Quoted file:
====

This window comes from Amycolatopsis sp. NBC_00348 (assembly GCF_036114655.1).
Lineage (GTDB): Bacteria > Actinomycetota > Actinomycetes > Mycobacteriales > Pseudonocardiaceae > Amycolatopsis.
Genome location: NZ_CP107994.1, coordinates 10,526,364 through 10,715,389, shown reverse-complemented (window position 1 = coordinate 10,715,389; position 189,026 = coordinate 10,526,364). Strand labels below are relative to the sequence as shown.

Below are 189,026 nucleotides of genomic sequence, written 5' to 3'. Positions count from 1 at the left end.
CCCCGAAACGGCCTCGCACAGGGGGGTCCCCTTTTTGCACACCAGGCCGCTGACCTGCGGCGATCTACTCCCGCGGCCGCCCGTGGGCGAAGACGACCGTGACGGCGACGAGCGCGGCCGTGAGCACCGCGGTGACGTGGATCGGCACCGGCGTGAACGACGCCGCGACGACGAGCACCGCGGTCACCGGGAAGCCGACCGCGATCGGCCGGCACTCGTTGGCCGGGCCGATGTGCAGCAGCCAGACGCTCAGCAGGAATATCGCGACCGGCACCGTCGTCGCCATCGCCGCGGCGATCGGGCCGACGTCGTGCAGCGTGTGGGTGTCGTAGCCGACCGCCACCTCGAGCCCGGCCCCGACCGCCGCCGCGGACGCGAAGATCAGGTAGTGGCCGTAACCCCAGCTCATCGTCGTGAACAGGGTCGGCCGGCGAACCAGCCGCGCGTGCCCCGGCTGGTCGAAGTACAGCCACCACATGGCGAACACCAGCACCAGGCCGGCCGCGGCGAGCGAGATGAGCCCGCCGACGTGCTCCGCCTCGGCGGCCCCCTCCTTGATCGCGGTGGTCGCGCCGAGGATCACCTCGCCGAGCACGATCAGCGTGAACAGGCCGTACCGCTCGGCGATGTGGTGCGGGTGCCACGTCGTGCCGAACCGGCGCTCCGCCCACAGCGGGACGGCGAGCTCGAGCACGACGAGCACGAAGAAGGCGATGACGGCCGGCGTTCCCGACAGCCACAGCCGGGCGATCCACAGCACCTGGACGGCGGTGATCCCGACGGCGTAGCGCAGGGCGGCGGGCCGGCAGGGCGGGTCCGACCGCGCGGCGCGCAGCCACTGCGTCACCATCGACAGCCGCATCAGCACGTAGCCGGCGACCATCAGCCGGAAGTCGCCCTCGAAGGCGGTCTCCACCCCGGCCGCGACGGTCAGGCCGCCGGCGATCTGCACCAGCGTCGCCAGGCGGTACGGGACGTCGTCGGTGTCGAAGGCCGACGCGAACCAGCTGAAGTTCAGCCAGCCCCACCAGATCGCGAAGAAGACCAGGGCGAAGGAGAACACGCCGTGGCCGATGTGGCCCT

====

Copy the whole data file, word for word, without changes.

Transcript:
This window comes from Amycolatopsis sp. NBC_00348 (assembly GCF_036114655.1).
Lineage (GTDB): Bacteria > Actinomycetota > Actinomycetes > Mycobacteriales > Pseudonocardiaceae > Amycolatopsis.
Genome location: NZ_CP107994.1, coordinates 10,526,364 through 10,715,389, shown reverse-complemented (window position 1 = coordinate 10,715,389; position 189,026 = coordinate 10,526,364). Strand labels below are relative to the sequence as shown.

Below are 189,026 nucleotides of genomic sequence, written 5' to 3'. Positions count from 1 at the left end.
CCCCGAAACGGCCTCGCACAGGGGGGTCCCCTTTTTGCACACCAGGCCGCTGACCTGCGGCGATCTACTCCCGCGGCCGCCCGTGGGCGAAGACGACCGTGACGGCGACGAGCGCGGCCGTGAGCACCGCGGTGACGTGGATCGGCACCGGCGTGAACGACGCCGCGACGACGAGCACCGCGGTCACCGGGAAGCCGACCGCGATCGGCCGGCACTCGTTGGCCGGGCCGATGTGCAGCAGCCAGACGCTCAGCAGGAATATCGCGACCGGCACCGTCGTCGCCATCGCCGCGGCGATCGGGCCGACGTCGTGCAGCGTGTGGGTGTCGTAGCCGACCGCCACCTCGAGCCCGGCCCCGACCGCCGCCGCGGACGCGAAGATCAGGTAGTGGCCGTAACCCCAGCTCATCGTCGTGAACAGGGTCGGCCGGCGAACCAGCCGCGCGTGCCCCGGCTGGTCGAAGTACAGCCACCACATGGCGAACACCAGCACCAGGCCGGCCGCGGCGAGCGAGATGAGCCCGCCGACGTGCTCCGCCTCGGCGGCCCCCTCCTTGATCGCGGTGGTCGCGCCGAGGATCACCTCGCCGAGCACGATCAGCGTGAACAGGCCGTACCGCTCGGCGATGTGGTGCGGGTGCCACGTCGTGCCGAACCGGCGCTCCGCCCACAGCGGGACGGCGAGCTCGAGCACGACGAGCACGAAGAAGGCGATGACGGCCGGCGTTCCCGACAGCCACAGCCGGGCGATCCACAGCACCTGGACGGCGGTGATCCCGACGGCGTAGCGCAGGGCGGCGGGCCGGCAGGGCGGGTCCGACCGCGCGGCGCGCAGCCACTGCGTCACCATCGACAGCCGCATCAGCACGTAGCCGGCGACCATCAGCCGGAAGTCGCCCTCGAAGGCGGTCTCCACCCCGGCCGCGACGGTCAGGCCGCCGGCGATCTGCACCAGCGTCGCCAGGCGGTACGGGACGTCGTCGGTGTCGAAGGCCGACGCGAACCAGCTGAAGTTCAGCCAGCCCCACCAGATCGCGAAGAAGACCAGGGCGAAGGAGAACACGCCGTGGCCGATGTGGCCCT